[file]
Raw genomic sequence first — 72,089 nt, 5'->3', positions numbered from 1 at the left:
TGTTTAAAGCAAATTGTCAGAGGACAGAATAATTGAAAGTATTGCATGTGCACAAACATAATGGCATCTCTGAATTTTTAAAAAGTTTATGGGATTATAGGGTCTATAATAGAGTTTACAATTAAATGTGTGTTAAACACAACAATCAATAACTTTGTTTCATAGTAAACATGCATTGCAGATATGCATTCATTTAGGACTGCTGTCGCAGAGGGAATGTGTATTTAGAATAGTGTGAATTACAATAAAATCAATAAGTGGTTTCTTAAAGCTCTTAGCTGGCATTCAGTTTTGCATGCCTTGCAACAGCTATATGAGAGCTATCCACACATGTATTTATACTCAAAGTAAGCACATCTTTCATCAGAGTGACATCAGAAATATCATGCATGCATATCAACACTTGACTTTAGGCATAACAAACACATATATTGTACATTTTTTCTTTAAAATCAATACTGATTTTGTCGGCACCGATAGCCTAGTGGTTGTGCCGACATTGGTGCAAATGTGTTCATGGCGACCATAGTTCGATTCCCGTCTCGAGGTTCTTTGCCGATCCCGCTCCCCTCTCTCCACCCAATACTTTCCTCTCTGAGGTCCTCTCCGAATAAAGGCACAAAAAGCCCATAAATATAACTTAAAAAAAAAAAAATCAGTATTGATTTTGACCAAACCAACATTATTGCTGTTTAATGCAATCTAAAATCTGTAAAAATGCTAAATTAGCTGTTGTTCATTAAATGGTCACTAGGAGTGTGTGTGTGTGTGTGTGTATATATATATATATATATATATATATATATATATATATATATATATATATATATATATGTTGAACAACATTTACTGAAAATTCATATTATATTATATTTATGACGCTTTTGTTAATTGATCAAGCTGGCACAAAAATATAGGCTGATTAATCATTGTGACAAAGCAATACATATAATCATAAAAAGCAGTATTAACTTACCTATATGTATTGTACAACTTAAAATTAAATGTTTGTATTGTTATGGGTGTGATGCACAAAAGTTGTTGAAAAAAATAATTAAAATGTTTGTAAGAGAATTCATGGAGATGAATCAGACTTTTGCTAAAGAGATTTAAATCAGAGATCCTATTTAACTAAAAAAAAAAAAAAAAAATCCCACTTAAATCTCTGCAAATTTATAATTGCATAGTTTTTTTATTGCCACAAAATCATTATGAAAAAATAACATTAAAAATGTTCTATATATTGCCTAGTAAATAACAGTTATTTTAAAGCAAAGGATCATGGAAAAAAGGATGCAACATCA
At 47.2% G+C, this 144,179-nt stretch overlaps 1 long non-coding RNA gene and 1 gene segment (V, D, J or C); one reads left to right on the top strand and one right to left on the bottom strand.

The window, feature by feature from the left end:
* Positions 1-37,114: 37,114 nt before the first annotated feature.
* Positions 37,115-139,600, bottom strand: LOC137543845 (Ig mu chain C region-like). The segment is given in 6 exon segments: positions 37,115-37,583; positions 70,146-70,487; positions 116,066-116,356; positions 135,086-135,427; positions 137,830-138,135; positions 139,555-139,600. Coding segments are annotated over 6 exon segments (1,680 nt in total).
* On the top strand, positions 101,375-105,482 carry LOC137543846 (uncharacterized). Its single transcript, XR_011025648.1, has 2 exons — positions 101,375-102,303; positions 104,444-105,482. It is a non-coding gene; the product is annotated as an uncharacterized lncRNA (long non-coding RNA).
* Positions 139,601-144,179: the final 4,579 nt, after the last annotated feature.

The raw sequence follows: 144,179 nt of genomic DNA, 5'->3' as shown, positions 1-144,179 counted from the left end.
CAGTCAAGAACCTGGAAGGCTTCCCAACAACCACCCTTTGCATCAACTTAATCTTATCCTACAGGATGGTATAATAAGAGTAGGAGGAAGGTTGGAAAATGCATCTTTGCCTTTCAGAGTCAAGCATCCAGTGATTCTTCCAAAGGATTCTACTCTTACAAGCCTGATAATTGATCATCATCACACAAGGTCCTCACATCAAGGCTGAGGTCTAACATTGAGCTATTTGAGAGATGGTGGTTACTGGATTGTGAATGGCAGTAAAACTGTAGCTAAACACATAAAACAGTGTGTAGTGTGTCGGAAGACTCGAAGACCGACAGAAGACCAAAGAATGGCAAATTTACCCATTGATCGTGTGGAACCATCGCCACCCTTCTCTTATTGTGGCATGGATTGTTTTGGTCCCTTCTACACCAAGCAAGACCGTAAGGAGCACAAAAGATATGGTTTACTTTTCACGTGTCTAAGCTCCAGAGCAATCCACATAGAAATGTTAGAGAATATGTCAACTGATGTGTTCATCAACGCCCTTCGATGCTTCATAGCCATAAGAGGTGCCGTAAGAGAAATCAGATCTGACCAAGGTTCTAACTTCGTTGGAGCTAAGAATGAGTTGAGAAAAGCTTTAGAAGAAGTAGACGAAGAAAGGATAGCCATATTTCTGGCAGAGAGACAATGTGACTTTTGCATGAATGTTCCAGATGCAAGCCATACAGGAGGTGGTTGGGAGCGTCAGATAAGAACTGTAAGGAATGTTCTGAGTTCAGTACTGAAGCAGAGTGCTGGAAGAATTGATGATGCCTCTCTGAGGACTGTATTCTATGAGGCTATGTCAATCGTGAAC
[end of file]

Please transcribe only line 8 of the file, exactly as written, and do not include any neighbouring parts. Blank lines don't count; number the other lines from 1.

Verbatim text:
* Positions 139,601-144,179: the final 4,579 nt, after the last annotated feature.